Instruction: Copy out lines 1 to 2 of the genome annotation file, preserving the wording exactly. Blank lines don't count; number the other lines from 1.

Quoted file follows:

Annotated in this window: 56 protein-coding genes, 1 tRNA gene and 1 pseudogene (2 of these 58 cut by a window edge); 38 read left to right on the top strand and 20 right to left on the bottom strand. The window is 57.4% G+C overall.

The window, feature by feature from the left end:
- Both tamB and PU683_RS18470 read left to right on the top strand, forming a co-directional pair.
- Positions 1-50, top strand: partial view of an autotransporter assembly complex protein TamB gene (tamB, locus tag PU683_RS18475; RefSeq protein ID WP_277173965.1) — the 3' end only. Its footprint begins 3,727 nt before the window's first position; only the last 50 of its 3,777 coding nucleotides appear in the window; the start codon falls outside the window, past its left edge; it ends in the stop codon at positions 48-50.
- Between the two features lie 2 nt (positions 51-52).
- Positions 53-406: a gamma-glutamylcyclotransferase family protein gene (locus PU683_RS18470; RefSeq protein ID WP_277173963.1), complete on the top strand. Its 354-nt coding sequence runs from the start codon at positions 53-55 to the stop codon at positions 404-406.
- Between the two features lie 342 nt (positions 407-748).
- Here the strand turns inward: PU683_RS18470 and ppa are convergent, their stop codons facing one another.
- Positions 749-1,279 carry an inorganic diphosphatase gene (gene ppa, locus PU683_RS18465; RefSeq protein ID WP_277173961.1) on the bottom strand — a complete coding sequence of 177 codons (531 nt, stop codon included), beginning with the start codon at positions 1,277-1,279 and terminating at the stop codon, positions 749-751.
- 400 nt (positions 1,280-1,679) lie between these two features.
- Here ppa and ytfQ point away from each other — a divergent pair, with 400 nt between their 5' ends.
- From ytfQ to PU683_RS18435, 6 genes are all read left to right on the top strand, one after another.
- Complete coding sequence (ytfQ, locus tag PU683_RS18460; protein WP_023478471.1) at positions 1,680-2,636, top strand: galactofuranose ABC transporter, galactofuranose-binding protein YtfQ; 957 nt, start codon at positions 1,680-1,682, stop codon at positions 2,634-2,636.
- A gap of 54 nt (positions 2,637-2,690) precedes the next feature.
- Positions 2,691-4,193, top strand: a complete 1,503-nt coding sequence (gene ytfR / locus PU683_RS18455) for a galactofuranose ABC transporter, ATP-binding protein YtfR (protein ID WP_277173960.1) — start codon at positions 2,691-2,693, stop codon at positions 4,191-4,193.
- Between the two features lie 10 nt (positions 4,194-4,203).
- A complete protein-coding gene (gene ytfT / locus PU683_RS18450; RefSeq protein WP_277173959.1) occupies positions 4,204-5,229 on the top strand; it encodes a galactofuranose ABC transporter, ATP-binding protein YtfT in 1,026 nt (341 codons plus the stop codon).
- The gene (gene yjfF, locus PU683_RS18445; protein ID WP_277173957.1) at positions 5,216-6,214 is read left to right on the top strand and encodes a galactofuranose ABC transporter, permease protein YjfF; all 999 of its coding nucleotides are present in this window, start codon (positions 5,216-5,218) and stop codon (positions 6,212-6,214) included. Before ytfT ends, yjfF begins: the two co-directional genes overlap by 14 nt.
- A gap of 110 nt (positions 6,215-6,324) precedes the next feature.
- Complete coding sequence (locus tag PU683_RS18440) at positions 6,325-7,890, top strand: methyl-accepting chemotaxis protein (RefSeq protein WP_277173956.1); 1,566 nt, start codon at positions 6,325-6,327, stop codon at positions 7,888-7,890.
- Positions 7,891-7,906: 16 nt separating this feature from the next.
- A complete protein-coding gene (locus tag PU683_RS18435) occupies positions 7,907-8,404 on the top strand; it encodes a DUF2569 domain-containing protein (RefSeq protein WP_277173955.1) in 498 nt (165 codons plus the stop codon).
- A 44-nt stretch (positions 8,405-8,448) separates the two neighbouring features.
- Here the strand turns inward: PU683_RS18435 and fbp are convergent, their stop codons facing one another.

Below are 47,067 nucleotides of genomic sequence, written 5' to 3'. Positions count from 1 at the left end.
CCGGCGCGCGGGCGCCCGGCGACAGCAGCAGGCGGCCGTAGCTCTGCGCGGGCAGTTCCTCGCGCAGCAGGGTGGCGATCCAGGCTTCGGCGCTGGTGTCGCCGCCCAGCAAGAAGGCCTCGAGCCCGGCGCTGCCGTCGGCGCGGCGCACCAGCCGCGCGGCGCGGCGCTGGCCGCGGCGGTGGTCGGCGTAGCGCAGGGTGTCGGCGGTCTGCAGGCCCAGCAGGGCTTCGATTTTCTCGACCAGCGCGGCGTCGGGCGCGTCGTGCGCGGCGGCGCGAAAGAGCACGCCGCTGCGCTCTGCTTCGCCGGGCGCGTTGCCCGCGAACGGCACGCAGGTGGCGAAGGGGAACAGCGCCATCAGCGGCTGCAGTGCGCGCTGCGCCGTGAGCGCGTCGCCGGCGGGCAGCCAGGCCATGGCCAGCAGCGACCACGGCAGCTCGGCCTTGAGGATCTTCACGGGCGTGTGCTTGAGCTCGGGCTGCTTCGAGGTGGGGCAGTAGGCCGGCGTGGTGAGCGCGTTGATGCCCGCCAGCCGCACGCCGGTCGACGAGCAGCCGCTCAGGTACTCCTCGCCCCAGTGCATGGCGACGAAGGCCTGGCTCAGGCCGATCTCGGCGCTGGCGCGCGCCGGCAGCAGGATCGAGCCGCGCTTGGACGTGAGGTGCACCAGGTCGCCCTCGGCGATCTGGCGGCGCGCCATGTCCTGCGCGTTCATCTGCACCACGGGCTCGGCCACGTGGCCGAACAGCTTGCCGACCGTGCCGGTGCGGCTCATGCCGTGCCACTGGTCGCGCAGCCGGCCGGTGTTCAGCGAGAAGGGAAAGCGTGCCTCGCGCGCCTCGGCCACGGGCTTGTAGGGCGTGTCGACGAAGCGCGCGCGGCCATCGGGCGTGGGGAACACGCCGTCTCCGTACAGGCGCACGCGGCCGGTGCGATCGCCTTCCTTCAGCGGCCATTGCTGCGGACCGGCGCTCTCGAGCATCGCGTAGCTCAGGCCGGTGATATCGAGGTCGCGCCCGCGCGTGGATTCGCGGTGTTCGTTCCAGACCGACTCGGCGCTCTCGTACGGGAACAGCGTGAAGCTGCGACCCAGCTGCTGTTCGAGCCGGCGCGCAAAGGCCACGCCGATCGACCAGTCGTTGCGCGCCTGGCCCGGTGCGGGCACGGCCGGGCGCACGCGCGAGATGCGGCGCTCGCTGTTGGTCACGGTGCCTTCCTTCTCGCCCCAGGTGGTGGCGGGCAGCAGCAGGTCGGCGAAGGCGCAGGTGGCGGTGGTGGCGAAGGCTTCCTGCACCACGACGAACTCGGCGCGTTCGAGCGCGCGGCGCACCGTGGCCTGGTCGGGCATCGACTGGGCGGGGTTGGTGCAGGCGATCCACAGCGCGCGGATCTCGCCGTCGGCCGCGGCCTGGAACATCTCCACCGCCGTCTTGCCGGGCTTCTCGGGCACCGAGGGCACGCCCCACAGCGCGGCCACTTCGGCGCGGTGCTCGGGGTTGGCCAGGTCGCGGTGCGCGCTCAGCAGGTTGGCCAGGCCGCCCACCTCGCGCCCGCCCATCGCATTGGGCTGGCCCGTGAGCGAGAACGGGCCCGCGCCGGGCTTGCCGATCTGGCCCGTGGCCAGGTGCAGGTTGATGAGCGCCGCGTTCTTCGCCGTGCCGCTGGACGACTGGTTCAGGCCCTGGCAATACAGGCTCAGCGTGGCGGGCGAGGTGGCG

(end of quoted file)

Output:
Annotated in this window: 56 protein-coding genes, 1 tRNA gene and 1 pseudogene (2 of these 58 cut by a window edge); 38 read left to right on the top strand and 20 right to left on the bottom strand. The window is 57.4% G+C overall.

The window, feature by feature from the left end: